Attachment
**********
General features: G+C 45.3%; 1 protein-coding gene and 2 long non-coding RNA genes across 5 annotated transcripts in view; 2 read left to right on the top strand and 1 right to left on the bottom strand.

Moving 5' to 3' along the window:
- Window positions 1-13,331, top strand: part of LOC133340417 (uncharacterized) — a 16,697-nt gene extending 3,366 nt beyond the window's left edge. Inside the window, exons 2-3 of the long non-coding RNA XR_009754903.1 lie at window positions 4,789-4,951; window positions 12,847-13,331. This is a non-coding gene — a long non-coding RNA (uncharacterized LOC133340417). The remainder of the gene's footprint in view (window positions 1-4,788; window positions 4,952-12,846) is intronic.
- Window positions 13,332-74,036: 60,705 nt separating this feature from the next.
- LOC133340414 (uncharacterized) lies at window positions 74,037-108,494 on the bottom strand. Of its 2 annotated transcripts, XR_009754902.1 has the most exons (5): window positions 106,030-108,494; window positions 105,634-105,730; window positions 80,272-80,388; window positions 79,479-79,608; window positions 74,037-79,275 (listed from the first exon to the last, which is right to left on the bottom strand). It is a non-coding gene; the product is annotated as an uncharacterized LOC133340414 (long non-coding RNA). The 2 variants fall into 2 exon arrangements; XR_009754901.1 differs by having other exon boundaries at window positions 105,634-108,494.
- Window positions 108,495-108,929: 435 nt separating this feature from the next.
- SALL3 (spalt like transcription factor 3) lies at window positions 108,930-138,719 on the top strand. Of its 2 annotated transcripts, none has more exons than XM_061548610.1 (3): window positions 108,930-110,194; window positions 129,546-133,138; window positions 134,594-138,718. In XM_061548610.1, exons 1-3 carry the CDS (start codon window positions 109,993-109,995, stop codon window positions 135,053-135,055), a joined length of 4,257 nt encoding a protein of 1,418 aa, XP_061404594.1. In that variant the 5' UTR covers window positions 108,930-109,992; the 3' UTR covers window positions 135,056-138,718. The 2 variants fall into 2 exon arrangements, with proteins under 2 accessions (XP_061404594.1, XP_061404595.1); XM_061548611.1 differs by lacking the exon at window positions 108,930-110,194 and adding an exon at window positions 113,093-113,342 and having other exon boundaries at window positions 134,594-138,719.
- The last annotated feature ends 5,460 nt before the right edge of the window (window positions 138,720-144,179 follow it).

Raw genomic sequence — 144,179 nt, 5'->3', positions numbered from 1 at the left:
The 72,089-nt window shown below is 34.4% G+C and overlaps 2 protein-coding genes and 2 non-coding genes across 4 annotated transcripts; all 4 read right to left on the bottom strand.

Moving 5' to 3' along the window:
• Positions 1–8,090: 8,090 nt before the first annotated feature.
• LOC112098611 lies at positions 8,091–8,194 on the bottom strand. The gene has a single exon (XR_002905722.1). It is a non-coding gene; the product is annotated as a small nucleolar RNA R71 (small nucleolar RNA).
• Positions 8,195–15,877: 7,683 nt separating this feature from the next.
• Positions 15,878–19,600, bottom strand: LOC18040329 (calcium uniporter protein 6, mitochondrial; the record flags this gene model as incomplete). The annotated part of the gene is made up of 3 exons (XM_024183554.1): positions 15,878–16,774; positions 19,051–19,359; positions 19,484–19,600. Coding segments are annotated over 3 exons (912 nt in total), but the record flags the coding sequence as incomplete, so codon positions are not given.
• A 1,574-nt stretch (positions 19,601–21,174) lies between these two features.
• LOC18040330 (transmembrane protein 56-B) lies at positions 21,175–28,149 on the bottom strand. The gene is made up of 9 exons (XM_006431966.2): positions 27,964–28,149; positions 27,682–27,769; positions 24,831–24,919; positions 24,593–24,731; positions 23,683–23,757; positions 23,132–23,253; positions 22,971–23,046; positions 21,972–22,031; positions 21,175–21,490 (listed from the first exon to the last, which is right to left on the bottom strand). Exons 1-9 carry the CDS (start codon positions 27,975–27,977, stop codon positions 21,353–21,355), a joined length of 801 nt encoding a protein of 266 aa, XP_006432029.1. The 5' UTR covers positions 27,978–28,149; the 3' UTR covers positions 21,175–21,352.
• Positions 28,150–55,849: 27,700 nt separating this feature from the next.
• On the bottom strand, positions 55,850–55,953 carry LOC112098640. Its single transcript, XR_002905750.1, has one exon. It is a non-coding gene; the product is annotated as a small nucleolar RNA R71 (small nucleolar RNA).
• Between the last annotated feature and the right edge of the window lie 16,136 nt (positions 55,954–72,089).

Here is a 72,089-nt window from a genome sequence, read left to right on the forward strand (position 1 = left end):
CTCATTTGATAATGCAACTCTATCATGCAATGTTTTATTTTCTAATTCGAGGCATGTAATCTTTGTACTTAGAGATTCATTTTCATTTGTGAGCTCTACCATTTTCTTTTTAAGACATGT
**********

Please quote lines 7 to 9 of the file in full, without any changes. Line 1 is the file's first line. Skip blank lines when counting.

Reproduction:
- SALL3 (spalt like transcription factor 3) lies at window positions 108,930-138,719 on the top strand. Of its 2 annotated transcripts, none has more exons than XM_061548610.1 (3): window positions 108,930-110,194; window positions 129,546-133,138; window positions 134,594-138,718. In XM_061548610.1, exons 1-3 carry the CDS (start codon window positions 109,993-109,995, stop codon window positions 135,053-135,055), a joined length of 4,257 nt encoding a protein of 1,418 aa, XP_061404594.1. In that variant the 5' UTR covers window positions 108,930-109,992; the 3' UTR covers window positions 135,056-138,718. The 2 variants fall into 2 exon arrangements, with proteins under 2 accessions (XP_061404594.1, XP_061404595.1); XM_061548611.1 differs by lacking the exon at window positions 108,930-110,194 and adding an exon at window positions 113,093-113,342 and having other exon boundaries at window positions 134,594-138,719.
- The last annotated feature ends 5,460 nt before the right edge of the window (window positions 138,720-144,179 follow it).

Raw genomic sequence — 144,179 nt, 5'->3', positions numbered from 1 at the left: